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Tuesday, May 29, 2007

The persecution of Christians

From the Sunday Times, a survey by Brian Moynahan of the global phenomenon of persecution of Christians. As it contains much valuable information I will try to overlook this observation on the Middle East:-

'At the same time, the start of real problems in the region can be dated back at least to the foundation of Israel in 1948.'

Well, he does include that qualifying 'at least', allowing for the theoretical possibility that the region's Christians already had some problems before 1948, for which it would therefore be a little difficult to blame Israel. There is, after all, the small matter of the 1915 Armenian Genocide.

Did you know that there are at least 50,000 Christians held in labour camps in North Korea? Does the World Council of Churches know? Is there any way of interesting them in the fact, other than by convincing them that the Dear Leader's real name is Cohen?

1 comment:

Anonymous said...

An eye-opening article, and well written. I knew that Christians had it hard in many Muslim countries, but I didn't know how bad it was or that China had huge problems too—which may have something to do with the media's lack of interest in telling us.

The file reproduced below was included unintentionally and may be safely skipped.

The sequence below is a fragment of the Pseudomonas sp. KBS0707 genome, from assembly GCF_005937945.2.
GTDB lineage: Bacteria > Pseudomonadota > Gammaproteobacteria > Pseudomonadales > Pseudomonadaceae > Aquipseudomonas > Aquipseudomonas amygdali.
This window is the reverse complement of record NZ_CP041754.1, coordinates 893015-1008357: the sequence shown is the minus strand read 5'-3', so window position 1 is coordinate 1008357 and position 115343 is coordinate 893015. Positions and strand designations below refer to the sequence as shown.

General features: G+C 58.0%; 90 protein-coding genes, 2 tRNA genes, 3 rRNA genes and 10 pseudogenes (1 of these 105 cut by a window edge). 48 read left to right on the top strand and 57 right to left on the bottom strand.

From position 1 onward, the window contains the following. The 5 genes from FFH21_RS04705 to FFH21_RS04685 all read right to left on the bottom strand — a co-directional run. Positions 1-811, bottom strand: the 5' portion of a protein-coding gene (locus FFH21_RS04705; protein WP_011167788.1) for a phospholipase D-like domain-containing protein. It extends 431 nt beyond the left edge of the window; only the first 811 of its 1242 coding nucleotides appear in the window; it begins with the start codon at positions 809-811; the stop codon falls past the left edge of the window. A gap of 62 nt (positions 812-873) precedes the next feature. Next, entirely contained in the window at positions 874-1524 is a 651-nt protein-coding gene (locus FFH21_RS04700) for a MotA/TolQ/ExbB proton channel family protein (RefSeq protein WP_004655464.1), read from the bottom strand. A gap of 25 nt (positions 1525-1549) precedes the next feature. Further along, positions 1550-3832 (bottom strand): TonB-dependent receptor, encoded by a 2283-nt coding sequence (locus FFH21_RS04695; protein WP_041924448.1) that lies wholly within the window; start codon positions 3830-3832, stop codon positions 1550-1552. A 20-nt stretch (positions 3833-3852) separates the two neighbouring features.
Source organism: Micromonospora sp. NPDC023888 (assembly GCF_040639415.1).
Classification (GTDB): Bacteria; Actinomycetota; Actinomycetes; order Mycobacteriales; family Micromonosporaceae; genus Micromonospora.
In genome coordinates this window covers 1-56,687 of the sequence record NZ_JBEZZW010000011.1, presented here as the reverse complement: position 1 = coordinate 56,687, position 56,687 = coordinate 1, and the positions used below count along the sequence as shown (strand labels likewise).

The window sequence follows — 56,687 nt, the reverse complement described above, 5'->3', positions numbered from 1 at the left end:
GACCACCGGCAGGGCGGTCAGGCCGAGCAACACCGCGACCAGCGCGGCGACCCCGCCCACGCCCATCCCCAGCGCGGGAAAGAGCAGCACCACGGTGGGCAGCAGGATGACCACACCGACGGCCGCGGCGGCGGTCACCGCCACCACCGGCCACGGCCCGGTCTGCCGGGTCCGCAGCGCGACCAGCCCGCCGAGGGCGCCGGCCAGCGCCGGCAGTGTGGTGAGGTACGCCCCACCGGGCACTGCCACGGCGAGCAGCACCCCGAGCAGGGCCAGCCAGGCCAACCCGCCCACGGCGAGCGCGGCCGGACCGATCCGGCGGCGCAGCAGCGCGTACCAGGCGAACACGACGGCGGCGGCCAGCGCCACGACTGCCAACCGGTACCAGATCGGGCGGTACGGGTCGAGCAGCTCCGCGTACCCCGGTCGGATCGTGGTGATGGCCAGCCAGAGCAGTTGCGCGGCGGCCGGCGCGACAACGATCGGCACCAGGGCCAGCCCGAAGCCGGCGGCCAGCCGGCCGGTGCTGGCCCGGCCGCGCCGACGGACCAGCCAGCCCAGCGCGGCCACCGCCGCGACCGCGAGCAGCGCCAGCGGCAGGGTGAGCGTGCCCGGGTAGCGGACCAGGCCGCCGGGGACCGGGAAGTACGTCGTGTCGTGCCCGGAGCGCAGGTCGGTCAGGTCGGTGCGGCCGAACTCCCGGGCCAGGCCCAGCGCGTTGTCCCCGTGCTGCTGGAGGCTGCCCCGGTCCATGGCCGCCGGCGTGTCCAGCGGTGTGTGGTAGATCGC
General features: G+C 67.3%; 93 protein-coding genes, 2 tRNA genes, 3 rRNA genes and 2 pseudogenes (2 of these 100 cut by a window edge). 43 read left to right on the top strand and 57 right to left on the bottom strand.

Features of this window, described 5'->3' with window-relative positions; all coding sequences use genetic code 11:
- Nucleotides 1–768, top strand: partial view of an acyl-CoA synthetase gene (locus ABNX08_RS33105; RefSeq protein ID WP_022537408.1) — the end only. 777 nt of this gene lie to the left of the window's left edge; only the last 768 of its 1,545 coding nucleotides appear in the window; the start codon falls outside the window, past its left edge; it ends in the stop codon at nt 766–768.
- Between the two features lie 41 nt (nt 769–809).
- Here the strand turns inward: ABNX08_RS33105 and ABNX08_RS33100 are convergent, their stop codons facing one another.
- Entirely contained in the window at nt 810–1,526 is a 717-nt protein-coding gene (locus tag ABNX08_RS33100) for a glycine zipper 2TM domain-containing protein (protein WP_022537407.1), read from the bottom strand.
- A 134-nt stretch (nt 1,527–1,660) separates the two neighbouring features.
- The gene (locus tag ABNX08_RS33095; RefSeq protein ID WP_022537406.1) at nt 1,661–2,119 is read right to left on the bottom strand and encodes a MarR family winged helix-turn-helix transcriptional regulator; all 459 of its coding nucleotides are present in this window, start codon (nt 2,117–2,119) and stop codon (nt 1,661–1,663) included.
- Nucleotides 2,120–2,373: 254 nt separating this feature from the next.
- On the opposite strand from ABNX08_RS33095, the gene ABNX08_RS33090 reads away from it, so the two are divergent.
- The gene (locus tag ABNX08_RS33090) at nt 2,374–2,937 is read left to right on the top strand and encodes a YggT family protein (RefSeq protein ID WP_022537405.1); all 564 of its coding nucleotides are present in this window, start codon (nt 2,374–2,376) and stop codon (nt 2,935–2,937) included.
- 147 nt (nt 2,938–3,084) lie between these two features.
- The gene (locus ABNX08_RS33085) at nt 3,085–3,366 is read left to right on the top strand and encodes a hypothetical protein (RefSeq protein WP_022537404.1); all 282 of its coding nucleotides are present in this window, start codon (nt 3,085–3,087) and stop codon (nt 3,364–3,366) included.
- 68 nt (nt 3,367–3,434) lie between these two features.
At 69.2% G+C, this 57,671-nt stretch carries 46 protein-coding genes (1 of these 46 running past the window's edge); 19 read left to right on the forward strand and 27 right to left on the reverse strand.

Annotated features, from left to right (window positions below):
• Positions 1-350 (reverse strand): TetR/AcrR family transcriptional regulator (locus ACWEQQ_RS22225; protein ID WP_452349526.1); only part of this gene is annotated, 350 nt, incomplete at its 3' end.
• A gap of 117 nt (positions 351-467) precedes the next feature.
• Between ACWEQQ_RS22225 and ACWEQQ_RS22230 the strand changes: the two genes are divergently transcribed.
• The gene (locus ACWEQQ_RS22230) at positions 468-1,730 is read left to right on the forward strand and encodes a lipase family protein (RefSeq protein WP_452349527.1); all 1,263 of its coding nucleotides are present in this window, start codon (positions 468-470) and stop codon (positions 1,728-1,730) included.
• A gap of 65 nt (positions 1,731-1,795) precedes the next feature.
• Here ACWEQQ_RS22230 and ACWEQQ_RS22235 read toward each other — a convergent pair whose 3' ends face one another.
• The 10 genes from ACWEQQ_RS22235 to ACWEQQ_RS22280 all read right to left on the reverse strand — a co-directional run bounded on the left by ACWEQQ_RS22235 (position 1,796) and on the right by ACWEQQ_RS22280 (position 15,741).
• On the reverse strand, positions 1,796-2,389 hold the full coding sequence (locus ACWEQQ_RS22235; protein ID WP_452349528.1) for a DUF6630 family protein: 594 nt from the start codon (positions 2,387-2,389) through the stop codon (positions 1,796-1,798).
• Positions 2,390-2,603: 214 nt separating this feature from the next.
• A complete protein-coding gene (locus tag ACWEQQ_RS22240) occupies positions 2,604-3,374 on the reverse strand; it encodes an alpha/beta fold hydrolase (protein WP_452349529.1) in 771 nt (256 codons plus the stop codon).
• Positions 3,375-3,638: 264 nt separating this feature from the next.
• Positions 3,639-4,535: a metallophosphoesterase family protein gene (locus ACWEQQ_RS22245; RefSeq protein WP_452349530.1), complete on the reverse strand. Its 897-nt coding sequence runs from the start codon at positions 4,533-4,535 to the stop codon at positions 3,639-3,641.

Nevertheless, as you suggest, Moynahan does have some strange ideas about how Israel fits into all this. I was struck by "... and blaming the West lets Israelis, corrupt regimes and fundamentalists off the hook"—he forgot to include the bicyclists—and by "There are 80-year-olds in Jerusalem, city of 600 churches, who were born when more than half of the people in the Old City were Christian." They must have been in suspended animation for a century, because Jews have had a plurality in Jerusalem since about 1840 and an absolute majority since about 1880. Since the Old City was Jerusalem until around then, it seems unlikely that the Christians have been the largest group there any time in recent history.